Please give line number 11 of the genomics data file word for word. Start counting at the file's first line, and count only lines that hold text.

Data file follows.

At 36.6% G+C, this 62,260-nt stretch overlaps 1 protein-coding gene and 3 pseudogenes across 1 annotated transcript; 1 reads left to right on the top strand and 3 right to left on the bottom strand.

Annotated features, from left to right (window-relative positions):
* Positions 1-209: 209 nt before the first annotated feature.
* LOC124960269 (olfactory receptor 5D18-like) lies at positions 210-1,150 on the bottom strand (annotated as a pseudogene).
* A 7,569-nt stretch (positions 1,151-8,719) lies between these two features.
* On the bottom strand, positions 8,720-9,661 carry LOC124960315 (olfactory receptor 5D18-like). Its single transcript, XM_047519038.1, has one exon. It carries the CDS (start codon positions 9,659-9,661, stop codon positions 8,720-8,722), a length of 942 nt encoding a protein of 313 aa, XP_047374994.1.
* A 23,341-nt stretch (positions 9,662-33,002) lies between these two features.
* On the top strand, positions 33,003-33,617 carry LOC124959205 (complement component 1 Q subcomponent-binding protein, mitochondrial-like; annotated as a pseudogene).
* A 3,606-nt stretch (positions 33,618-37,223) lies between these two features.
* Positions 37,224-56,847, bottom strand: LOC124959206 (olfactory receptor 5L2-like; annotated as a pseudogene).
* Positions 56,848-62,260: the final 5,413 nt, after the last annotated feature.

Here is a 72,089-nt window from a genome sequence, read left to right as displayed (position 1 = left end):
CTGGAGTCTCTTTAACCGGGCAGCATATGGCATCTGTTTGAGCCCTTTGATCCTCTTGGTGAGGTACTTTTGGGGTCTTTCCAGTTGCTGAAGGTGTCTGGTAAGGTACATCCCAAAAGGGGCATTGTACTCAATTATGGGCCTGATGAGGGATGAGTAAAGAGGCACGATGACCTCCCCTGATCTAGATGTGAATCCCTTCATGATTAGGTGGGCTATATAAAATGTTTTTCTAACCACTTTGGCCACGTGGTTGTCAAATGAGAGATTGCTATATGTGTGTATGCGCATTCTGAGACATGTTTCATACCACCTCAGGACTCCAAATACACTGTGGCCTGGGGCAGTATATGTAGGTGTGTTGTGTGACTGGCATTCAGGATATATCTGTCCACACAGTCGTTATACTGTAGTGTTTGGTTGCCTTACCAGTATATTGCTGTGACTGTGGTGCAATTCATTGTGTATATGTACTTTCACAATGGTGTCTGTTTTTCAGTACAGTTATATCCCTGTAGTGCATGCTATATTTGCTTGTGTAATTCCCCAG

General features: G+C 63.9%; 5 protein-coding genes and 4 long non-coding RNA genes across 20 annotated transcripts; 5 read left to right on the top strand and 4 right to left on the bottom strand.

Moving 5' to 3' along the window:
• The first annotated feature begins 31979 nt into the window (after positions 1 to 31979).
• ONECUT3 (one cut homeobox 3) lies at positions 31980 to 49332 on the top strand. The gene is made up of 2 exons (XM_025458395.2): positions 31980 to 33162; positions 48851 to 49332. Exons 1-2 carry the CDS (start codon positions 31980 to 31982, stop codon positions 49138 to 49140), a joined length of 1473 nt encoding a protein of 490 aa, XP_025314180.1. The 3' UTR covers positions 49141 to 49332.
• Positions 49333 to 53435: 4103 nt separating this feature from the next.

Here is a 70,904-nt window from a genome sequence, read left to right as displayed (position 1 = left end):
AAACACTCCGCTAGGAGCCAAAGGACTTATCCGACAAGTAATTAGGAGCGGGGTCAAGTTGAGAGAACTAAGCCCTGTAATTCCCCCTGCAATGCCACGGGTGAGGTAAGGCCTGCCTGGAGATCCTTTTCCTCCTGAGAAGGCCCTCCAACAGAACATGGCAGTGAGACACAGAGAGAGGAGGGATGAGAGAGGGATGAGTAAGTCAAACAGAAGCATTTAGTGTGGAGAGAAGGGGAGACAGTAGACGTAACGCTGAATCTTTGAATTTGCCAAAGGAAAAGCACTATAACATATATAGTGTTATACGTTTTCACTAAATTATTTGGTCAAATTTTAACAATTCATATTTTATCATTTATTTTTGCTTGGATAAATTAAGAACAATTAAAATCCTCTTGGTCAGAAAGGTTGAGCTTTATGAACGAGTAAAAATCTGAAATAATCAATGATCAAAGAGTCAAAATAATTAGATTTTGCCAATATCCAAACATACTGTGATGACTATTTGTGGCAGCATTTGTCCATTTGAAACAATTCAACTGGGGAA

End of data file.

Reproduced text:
* Positions 56,848-62,260: the final 5,413 nt, after the last annotated feature.